Multicast vs. unicast--the new mobile TV battle ground




Multicast vs. unicast--the new mobile TV battle ground
When I first started covering mobile TV a few years ago, the big question was whether or not consumers would watch TV on their mobile handset. Today, that question has been answered--well, sort of. Telephia reports there were 6.2 million mobile TV subscribers in the U.S. at year-end 2006. This is a big-enough number to convince advertisers of mobile TV's potential, but not enough to persuade everyone (including some wireless operators) that mobile TV is more than niche play.  

What I found interesting at this week's MoTV conference (co-located with the National Association of Broadcasters conference in Las Vegas) was that the debate over mobile TV is no longer about whether DVB-H or MediaFLO is better, it's about whether broadcast mobile TV is better than unicast TV--the TV service offered over the existing carrier wireless networks, such as 1xEV-DO or HSDPA.

Perhaps the debate has shifted because Qualcomm's MediaFLO subsidiary has two operator deals. MediaFLO, of course, launched VCAST TV with Verizon Wireless earlier this year and the company has announced it will launch a similar broadcast mobile TV service with AT&T later this year.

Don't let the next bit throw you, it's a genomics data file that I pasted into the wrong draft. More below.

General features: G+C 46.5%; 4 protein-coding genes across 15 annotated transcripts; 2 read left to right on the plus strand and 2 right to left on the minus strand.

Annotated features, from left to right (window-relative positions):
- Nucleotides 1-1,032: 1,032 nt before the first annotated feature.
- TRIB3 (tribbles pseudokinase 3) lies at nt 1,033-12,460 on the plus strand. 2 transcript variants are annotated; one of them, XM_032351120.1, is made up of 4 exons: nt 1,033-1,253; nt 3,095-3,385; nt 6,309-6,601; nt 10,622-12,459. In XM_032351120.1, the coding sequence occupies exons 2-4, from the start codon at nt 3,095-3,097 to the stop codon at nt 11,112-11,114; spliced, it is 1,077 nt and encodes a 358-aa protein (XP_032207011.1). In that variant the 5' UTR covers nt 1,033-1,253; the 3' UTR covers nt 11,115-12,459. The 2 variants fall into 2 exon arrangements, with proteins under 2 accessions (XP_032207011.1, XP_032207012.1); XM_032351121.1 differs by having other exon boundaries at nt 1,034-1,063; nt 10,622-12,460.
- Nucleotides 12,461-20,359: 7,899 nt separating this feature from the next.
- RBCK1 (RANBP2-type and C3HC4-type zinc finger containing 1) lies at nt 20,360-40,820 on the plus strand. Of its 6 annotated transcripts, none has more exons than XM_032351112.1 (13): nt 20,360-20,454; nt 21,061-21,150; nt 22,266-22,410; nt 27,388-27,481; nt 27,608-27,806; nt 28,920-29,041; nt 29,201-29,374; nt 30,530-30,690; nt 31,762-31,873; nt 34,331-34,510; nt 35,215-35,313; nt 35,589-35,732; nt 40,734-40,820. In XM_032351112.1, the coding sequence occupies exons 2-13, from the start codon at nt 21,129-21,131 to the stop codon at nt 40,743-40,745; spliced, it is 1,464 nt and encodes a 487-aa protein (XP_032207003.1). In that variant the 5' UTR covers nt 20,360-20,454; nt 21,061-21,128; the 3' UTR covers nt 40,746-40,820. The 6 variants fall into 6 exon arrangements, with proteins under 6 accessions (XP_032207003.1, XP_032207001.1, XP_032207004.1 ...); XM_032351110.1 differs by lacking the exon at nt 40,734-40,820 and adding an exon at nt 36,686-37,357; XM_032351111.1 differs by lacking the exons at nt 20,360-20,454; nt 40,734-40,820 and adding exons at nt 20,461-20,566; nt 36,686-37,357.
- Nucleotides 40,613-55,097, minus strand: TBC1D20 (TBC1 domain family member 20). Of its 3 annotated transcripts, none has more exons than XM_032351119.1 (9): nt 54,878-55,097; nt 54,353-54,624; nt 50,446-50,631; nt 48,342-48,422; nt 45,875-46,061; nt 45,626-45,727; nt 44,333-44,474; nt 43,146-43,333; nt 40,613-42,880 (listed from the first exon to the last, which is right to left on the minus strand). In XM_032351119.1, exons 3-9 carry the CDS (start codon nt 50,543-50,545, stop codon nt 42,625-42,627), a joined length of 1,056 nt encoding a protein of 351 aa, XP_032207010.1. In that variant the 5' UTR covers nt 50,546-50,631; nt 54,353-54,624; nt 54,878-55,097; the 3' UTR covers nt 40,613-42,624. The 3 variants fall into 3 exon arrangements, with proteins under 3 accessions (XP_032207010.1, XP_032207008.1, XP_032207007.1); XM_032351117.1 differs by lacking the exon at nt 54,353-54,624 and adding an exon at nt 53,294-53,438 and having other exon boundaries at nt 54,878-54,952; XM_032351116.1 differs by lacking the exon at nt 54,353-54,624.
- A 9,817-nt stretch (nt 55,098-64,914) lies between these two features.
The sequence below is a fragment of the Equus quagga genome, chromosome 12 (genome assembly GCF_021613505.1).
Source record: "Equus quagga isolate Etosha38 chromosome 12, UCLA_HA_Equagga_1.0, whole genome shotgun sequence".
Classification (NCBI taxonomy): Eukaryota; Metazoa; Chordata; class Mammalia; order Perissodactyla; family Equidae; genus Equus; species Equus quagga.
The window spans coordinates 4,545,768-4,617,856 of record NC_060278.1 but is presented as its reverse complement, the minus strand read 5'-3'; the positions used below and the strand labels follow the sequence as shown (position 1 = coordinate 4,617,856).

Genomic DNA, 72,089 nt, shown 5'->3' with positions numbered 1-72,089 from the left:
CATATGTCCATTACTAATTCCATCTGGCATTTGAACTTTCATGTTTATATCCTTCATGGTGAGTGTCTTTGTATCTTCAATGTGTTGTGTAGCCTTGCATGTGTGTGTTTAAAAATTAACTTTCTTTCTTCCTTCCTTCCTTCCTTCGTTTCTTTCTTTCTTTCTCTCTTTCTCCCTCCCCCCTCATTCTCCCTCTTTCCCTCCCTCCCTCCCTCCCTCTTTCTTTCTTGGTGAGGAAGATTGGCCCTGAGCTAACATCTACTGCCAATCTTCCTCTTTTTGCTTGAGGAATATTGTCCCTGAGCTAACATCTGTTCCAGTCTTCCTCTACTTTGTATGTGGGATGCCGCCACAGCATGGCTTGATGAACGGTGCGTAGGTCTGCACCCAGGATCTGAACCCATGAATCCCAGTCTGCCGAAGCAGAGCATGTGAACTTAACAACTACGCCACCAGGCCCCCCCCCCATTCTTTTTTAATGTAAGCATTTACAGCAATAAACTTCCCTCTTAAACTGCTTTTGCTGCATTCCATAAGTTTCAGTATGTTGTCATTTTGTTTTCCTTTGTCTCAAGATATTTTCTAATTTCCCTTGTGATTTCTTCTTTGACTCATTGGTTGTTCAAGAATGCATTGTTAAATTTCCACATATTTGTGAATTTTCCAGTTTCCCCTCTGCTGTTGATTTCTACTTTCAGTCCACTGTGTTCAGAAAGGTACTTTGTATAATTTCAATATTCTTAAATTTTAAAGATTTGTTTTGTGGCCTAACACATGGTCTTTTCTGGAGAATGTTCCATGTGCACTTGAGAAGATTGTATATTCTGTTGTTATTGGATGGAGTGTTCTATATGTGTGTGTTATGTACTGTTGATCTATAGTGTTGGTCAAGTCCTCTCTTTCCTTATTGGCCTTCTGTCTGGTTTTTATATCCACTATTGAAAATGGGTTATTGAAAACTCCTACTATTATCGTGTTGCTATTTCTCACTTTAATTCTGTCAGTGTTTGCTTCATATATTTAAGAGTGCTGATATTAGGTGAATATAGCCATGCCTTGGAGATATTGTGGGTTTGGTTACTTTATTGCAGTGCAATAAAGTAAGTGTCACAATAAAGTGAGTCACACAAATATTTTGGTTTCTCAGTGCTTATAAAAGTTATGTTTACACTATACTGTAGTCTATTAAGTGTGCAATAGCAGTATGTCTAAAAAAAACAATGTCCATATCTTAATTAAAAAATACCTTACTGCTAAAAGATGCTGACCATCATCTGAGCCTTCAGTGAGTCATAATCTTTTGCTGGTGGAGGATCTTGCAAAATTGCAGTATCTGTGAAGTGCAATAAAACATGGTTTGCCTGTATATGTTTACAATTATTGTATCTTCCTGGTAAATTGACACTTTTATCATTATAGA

When I asked Scott Wills, president and COO of Hiwire, about the shift in the mobile TV battle, he said the unicast TV services are the bigger competitor to broadcast mobile TV because some operators think that unicast will meet consumer demand. MediaFLO, meanwhile, has become the biggest cheerleader for broadcast mobile TV, and Modeo and Hiwire both seem content to ride on MediaFLO's coat-tails.

Unicast TV services are currently meeting Sprint's mobile TV needs. When I spoke with John Burris, vice president of data at Sprint last month at CTIA, he said that the company is bullish on video content but that right now it can't justify a broadcast model based upon existing usage.

This is a big problem for companies such as Hiwire and Modeo, which have proposed DVB-H systems but have not yet secured a wireless operator partner. Both are scrambling to convince operators like Sprint that unicast systems don't offer a long-term solution because of limited capacity. And both firms are hopeful that trials and market research will help them prove their case. Wills is confident that wireless operators will soon see the light. The next six to twelve months will be very illuminating. -Sue

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